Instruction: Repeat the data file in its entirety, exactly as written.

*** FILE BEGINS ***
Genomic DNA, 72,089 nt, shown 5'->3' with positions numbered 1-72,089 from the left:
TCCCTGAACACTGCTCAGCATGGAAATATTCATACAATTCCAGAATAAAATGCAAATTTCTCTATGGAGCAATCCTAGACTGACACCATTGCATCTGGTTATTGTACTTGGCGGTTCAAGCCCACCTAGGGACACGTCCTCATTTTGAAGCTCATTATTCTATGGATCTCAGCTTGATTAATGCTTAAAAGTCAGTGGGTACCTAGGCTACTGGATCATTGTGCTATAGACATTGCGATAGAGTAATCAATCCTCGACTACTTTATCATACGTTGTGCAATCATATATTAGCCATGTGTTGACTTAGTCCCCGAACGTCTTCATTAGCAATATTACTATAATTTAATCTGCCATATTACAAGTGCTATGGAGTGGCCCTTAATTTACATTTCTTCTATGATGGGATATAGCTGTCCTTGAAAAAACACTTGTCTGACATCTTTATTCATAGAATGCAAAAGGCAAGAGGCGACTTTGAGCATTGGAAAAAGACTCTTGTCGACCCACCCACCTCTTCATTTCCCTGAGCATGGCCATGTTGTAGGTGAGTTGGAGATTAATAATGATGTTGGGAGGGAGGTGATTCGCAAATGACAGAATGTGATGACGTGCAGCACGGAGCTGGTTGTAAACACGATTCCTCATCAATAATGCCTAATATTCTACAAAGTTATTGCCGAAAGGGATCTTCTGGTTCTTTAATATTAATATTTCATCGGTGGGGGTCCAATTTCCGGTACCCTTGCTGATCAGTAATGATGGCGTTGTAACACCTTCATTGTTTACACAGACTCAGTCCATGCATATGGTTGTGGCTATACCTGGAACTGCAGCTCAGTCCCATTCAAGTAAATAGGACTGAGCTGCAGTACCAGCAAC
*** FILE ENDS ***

Genomic DNA, 72,089 nt, shown 5'->3' with positions numbered 1-72,089 from the left:
TCCCTGAACACTGCTCAGCATGGAAATATTCATACAATTCCAGAATAAAATGCAAATTTCTCTATGGAGCAATCCTAGACTGACACCATTGCATCTGGTTATTGTACTTGGCGGTTCAAGCCCACCTAGGGACACGTCCTCATTTTGAAGCTCATTATTCTATGGATCTCAGCTTGATTAATGCTTAAAAGTCAGTGGGTACCTAGGCTACTGGATCATTGTGCTATAGACATTGCGATAGAGTAATCAATCCTCGACTACTTTATCATACGTTGTGCAATCATATATTAGCCATGTGTTGACTTAGTCCCCGAACGTCTTCATTAGCAATATTACTATAATTTAATCTGCCATATTACAAGTGCTATGGAGTGGCCCTTAATTTACATTTCTTCTATGATGGGATATAGCTGTCCTTGAAAAAACACTTGTCTGACATCTTTATTCATAGAATGCAAAAGGCAAGAGGCGACTTTGAGCATTGGAAAAAGACTCTTGTCGACCCACCCACCTCTTCATTTCCCTGAGCATGGCCATGTTGTAGGTGAGTTGGAGATTAATAATGATGTTGGGAGGGAGGTGATTCGCAAATGACAGAATGTGATGACGTGCAGCACGGAGCTGGTTGTAAACACGATTCCTCATCAATAATGCCTAATATTCTACAAAGTTATTGCCGAAAGGGATCTTCTGGTTCTTTAATATTAATATTTCATCGGTGGGGGTCCAATTTCCGGTACCCTTGCTGATCAGTAATGATGGCGTTGTAACACCTTCATTGTTTACACAGACTCAGTCCATGCATATGGTTGTGGCTATACCTGGAACTGCAGCTCAGTCCCATTCAAGTAAATAGGACTGAGCTGCAGTACCAGCAAC